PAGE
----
The Bull in the China Shop – Part 1
“…Manipulate the truth long enough and eventually you're selling something that doesn't exist."
EXECUTIVE SUMMARY :The long-awaited intervention in our financial services sector, starting with the banking industry was unleashed on August 14, 2009 guided by a deliberate 'shock and awe' objective by the Sanusi Lamido led CBN.
In sacking the CEO's and Executive Directors of five banks - a generational
practice and culture was designed to be consigned to history.
When the move came, it took more than a scalpel to remove the malignant
tumor that had become a cancer to our collective conscience – the resolution
of when we would move beyond the self-denial state of a 'conspiracy of
criminality' to a state where basic norms and values that defined the practice
of financial intermediation was restored.
There is a growing conviction amongst market analysts that in the interest of
full disclosure, transparency, equity and accountability (the underlying value
base for the CBN and other regulators) demands that the list of debtors, status
of margin loans and its provisioning, status of underperforming & nonperforming
loans, and capital be disclosed for those banks 'cleared' as well.
Even the critics acknowledge that not doing anything on this development
would not be a wise option. The bull has landed quite all right, but it has found
itself in a china shop where it is not so much of whether he would break the
china, but just how much damage will be left behind.
A critical insight into what the market should look towards has remained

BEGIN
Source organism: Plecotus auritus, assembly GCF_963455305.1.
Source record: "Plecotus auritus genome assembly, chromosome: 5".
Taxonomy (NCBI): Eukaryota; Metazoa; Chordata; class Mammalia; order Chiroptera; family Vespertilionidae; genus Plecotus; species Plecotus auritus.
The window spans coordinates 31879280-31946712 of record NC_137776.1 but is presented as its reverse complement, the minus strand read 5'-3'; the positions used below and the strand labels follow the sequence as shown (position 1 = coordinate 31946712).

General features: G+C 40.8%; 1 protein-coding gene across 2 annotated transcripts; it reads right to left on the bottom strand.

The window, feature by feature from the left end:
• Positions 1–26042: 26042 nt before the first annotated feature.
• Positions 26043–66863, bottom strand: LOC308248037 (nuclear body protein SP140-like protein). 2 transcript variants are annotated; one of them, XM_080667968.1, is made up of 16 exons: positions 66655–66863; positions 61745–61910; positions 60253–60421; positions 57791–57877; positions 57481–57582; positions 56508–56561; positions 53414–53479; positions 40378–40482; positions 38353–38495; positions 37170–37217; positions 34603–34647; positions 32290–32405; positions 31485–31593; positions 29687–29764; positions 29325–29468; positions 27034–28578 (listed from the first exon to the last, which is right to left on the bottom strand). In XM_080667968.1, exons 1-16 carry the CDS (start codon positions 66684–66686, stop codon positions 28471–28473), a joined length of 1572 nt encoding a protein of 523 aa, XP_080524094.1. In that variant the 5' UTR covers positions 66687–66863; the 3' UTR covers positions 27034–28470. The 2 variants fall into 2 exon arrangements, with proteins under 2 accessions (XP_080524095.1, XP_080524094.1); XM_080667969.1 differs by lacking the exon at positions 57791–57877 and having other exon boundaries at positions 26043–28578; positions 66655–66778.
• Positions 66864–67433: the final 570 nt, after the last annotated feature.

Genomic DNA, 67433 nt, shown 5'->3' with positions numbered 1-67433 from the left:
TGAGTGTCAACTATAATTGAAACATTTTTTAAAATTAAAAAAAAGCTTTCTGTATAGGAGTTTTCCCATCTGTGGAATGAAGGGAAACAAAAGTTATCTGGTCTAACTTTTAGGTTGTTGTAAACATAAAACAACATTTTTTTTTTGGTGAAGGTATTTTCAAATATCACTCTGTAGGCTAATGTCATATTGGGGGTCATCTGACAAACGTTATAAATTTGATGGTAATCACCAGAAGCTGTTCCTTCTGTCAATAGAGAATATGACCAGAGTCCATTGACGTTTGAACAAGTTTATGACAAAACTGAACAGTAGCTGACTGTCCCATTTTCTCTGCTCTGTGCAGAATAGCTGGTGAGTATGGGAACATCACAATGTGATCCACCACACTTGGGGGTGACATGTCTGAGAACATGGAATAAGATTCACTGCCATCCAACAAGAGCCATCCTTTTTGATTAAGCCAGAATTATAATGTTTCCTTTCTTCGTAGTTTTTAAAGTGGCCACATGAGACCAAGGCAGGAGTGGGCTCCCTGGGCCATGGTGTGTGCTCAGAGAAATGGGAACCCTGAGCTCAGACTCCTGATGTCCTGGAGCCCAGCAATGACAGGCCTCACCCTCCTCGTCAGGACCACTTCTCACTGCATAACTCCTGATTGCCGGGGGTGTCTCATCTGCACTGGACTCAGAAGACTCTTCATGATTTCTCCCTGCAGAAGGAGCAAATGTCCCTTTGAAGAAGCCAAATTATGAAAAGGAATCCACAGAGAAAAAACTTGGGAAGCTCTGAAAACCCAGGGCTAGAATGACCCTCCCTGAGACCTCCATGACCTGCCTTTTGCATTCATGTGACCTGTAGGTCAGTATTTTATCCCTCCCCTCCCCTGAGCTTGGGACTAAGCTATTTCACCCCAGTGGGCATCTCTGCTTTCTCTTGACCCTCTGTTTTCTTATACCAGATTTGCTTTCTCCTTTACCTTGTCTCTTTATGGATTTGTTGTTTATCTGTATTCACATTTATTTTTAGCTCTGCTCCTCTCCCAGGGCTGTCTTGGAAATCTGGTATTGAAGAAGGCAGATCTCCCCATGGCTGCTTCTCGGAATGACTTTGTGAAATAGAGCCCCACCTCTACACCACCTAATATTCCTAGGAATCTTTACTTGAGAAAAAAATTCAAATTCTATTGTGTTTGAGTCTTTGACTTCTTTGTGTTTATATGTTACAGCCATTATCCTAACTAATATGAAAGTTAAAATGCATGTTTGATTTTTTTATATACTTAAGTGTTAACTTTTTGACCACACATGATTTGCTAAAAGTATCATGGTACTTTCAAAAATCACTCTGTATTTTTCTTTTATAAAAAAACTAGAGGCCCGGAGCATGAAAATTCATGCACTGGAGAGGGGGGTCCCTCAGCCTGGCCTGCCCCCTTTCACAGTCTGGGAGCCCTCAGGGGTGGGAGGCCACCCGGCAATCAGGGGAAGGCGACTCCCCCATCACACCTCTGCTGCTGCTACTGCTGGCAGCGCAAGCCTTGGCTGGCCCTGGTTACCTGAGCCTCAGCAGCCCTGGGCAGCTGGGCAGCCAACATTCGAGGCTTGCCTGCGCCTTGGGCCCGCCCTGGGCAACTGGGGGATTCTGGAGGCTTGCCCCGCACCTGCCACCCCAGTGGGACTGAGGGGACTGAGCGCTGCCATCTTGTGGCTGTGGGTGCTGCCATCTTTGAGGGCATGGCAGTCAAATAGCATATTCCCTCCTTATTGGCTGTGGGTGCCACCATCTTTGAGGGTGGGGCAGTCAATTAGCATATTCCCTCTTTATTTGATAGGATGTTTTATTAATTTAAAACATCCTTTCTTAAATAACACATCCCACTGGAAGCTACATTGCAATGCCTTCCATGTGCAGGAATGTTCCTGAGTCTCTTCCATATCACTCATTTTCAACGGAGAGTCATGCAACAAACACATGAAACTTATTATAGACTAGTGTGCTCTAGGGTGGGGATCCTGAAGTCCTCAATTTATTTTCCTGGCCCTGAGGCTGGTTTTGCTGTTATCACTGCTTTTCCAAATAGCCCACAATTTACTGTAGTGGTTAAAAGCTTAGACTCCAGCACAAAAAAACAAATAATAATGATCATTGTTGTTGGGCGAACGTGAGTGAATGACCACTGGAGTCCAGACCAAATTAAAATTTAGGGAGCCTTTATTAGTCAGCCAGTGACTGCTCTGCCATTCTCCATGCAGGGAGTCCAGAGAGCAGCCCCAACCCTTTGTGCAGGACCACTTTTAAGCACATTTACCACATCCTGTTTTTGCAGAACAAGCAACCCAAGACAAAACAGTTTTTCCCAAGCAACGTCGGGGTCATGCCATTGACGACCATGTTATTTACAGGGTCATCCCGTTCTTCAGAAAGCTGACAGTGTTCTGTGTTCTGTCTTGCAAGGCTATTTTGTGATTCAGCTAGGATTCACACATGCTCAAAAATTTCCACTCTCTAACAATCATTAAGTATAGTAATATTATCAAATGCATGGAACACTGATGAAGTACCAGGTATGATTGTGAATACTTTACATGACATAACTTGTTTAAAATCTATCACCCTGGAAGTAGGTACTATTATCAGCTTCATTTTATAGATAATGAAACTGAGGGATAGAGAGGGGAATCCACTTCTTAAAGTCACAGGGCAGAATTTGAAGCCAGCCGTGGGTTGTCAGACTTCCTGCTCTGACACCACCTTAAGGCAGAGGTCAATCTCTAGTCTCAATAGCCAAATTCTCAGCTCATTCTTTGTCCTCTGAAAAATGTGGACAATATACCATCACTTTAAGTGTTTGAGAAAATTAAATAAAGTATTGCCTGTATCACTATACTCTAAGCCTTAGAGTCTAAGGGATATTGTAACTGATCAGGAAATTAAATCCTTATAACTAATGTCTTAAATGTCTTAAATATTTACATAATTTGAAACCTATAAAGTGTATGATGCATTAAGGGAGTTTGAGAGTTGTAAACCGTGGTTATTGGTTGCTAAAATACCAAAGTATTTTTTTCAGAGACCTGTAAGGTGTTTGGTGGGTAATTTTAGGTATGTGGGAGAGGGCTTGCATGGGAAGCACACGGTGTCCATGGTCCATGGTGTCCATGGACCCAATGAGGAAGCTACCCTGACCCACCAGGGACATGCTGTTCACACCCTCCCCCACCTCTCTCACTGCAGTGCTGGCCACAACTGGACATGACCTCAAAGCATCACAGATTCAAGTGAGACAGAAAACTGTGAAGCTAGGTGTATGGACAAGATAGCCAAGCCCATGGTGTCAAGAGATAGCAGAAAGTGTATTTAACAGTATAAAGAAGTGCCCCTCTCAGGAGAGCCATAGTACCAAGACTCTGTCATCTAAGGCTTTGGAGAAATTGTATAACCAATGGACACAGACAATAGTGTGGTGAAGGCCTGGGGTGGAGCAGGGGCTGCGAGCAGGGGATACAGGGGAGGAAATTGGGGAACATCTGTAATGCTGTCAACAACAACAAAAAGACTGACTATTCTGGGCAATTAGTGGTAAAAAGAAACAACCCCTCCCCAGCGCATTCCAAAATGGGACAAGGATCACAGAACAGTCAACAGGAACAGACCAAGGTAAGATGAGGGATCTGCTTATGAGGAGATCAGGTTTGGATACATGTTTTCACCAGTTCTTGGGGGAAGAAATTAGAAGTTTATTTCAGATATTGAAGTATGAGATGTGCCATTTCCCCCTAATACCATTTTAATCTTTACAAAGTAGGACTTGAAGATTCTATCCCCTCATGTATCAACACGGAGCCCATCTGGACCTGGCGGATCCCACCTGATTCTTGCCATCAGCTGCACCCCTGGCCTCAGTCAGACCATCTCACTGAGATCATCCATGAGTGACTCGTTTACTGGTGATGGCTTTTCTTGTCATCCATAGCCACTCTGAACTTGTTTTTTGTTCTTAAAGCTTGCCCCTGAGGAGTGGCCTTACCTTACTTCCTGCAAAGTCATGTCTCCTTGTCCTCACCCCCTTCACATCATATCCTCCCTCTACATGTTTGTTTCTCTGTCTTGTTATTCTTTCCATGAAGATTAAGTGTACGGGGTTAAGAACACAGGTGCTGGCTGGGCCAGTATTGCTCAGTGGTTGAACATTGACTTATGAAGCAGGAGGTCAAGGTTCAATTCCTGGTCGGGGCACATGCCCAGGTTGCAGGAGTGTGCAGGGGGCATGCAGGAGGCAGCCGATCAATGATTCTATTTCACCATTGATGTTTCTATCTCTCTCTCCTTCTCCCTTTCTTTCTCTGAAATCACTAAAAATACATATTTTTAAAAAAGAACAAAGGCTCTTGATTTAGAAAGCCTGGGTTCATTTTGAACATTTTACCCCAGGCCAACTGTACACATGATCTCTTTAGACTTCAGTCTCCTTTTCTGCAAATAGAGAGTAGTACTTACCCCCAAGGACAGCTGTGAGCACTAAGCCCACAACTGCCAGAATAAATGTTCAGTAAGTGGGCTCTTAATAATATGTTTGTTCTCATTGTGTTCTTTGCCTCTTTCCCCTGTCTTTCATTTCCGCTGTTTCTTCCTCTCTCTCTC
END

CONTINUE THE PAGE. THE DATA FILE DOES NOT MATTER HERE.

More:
unanswered or is unavailable. The Market must, in a sense, be able to gain
some measure of the following - strategic & tactical objectives, scope/coverage
of the exercise, and clarity of the end game.
We believe this is where undue advantage is created in the market place – i.e.
competitive advantage is 'unknowingly' granted to those closer to regulators.
This is an incentive that lies at the heart of the problem we face.
There is a huge incentive to foster or promote the strategic development of
'cordial' relationships and back door channels with regulators to feed the
private sectors desire for an edge in business. This often leads to 'incestuous
relationships' at all staff levels right to the very top. At this stage, regulatory
oversight capacity and efficiency is compromised and the outcome is the mess
we always come back to.
The Theory of Reflexivity becomes manifest
The principle of reflexivity was perhaps first enunciated by the sociologist
William Thomas (1923, 1928) and known as the Thomas theorem: that 'the
situations that men define as true, become true for them.'
Sociologist Robert K. Merton (1948, 1949) built on the Thomas principle to
define the notion of a self-fulfilling prophecy: that once a prediction or
prophecy is made, actors may accommodate their behaviors and actions so
that a statement that would have been false becomes true or, conversely, a
statement that would have been true becomes false - as a consequence of the
prediction or prophecy being made. The prophecy has a constitutive impact on
the outcome or result, changing the outcome from what would otherwise have